We call it the ‘beautiful game’ but there’s nothing particularly beautiful or edifying about the direction professional football has taken in recent decades. At the top end of the sport, football has become an ‘industry’; the game, a ‘commodity’. One of the most iniquitous consequences of this corporatisation of the game is the marginalisation of the very masses who sustain it – the fans.
Ironically, most of the UK’s big name clubs began their days as small cooperatives, so the concept of supporter involvement in the governance of football clubs is neither new nor particularly controversial. And today, in fact, many thousands of fans do enjoy a degree of representation, control and even outright ownership at lower league and non-professional clubs, thanks to the efforts of scores of supporters’ trusts up and down the country.
But the ‘giants’ of the industry remain untouchable and seemingly impervious to the new age of accountability and transparency. Iconic clubs like Manchester United and Liverpool in my own constituency are happy to relieve ticket-holders of their hard-earned cash and to ride upon reputations built by generations of supporters. They’re far less willing to address the under-representation of fans or to acknowledge their right, as crucial stakeholders, to be involved in club governance. Such clubs can pile up debt with impunity, make wildly unpopular, controversial ownership and management decisions and run exploitative marketing and merchandising regimes. Fans - mere ‘consumers’ - have long been expected to put up or shut up.
The worm is slowly turning, though. Many Premier League supporters have had their loyalty and patience tested to the limit and are no longer prepared to stand by and see their clubs taken over, plundered and destroyed by corporate raiders. Increasingly, fans are getting organised - in their tens of thousands - with a view to asserting their rights and ‘reclaiming’ their clubs.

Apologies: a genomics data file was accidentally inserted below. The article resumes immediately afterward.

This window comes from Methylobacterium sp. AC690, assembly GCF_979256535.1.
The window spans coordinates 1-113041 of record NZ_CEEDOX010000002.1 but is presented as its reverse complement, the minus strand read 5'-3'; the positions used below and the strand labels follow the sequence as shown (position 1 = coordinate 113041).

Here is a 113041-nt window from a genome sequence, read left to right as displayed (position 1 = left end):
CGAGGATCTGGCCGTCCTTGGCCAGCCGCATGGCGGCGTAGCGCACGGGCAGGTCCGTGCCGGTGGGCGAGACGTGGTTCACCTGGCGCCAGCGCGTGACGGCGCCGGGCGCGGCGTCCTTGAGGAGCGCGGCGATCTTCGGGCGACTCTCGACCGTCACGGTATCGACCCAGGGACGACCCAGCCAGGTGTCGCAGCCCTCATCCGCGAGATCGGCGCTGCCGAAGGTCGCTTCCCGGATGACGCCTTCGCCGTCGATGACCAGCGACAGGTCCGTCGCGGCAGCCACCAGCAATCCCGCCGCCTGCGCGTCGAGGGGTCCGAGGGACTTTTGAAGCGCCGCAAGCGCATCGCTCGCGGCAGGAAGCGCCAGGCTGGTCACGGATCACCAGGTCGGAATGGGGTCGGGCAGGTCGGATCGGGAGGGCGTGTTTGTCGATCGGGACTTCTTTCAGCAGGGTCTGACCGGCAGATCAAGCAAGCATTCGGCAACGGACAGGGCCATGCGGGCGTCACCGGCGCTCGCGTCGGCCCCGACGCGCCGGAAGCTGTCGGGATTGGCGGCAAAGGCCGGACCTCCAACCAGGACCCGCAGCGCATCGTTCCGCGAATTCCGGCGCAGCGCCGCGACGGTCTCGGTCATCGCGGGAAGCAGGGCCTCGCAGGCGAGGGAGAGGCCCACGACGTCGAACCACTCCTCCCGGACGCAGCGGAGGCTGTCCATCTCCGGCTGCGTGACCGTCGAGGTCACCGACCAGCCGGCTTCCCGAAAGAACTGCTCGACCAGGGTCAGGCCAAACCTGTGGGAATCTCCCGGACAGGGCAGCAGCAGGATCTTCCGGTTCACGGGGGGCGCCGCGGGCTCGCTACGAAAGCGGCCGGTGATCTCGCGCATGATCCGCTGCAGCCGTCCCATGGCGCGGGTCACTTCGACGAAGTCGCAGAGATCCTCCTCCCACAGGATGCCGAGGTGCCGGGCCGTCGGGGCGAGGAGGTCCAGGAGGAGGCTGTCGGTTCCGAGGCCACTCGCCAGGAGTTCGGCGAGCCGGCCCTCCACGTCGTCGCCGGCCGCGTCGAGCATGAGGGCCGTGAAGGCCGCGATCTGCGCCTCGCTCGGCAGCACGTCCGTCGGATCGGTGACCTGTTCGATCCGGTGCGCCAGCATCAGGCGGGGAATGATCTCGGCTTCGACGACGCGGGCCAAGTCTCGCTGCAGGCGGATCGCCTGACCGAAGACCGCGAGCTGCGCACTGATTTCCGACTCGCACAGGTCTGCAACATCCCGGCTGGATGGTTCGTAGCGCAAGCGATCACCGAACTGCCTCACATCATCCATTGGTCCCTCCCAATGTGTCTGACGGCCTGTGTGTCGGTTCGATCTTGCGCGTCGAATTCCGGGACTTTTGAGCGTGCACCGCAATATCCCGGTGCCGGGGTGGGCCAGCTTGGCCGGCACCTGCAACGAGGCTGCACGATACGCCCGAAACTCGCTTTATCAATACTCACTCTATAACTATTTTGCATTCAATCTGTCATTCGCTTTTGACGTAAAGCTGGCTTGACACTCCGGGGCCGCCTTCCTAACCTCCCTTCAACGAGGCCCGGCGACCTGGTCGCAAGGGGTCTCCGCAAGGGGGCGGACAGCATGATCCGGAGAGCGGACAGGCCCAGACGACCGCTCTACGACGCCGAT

That’s why the time is ripe for a Westminster Hall Debate. The previous Labour Government made considerable headway on this - it established Supporters Direct in 1999, for example - and was committed to ensuring the automatic right of fan collectives to a meaningful stake in their clubs. In calling for MPs to discuss the issue, I hope to encourage a serious exploration of the practical possibilities and to bring pressure to bear on those parties – namely, the new Government and the industry’s governing bodies - best placed to move things forward. The Government has no excuse to procrastinate on this. Not only does governance reform of this kind accord with the alleged social and community aspirations of David Cameron’s ‘Big Society’ agenda; the Government made an explicit commitment in its Coalition Agreement to “encourage the reform of football governance rules to support the cooperative ownership of football clubs by supporters.”
It will not be enough merely to “encourage” reform, however. Ministers must create the incentives and conditions for reform and proactively coax, cajole and – if necessary – compel football’s governing authorities to initiate change.